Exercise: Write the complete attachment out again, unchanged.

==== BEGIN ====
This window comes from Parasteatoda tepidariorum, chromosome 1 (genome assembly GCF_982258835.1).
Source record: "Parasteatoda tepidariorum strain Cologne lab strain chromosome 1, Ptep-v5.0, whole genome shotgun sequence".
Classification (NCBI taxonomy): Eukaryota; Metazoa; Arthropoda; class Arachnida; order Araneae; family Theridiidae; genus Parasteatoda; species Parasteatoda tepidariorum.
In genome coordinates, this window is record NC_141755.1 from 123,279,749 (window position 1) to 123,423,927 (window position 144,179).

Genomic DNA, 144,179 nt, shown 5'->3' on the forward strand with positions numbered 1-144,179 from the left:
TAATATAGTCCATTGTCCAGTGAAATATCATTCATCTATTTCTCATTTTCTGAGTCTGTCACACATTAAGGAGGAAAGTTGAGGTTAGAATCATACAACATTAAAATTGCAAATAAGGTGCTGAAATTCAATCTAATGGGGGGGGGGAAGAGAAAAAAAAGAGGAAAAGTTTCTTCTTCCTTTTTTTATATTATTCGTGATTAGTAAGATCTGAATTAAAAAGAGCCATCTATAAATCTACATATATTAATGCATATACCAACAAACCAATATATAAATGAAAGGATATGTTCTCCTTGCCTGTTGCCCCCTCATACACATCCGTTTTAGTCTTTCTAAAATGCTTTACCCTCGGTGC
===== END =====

This window comes from Parasteatoda tepidariorum, chromosome 1 (genome assembly GCF_982258835.1).
Source record: "Parasteatoda tepidariorum strain Cologne lab strain chromosome 1, Ptep-v5.0, whole genome shotgun sequence".
Classification (NCBI taxonomy): Eukaryota; Metazoa; Arthropoda; class Arachnida; order Araneae; family Theridiidae; genus Parasteatoda; species Parasteatoda tepidariorum.
In genome coordinates, this window is record NC_141755.1 from 123,279,749 (window position 1) to 123,423,927 (window position 144,179).

Genomic DNA, 144,179 nt, shown 5'->3' on the forward strand with positions numbered 1-144,179 from the left:
TAATATAGTCCATTGTCCAGTGAAATATCATTCATCTATTTCTCATTTTCTGAGTCTGTCACACATTAAGGAGGAAAGTTGAGGTTAGAATCATACAACATTAAAATTGCAAATAAGGTGCTGAAATTCAATCTAATGGGGGGGGGGAAGAGAAAAAAAAGAGGAAAAGTTTCTTCTTCCTTTTTTTATATTATTCGTGATTAGTAAGATCTGAATTAAAAAGAGCCATCTATAAATCTACATATATTAATGCATATACCAACAAACCAATATATAAATGAAAGGATATGTTCTCCTTGCCTGTTGCCCCCTCATACACATCCGTTTTAGTCTTTCTAAAATGCTTTACCCTCGGTGC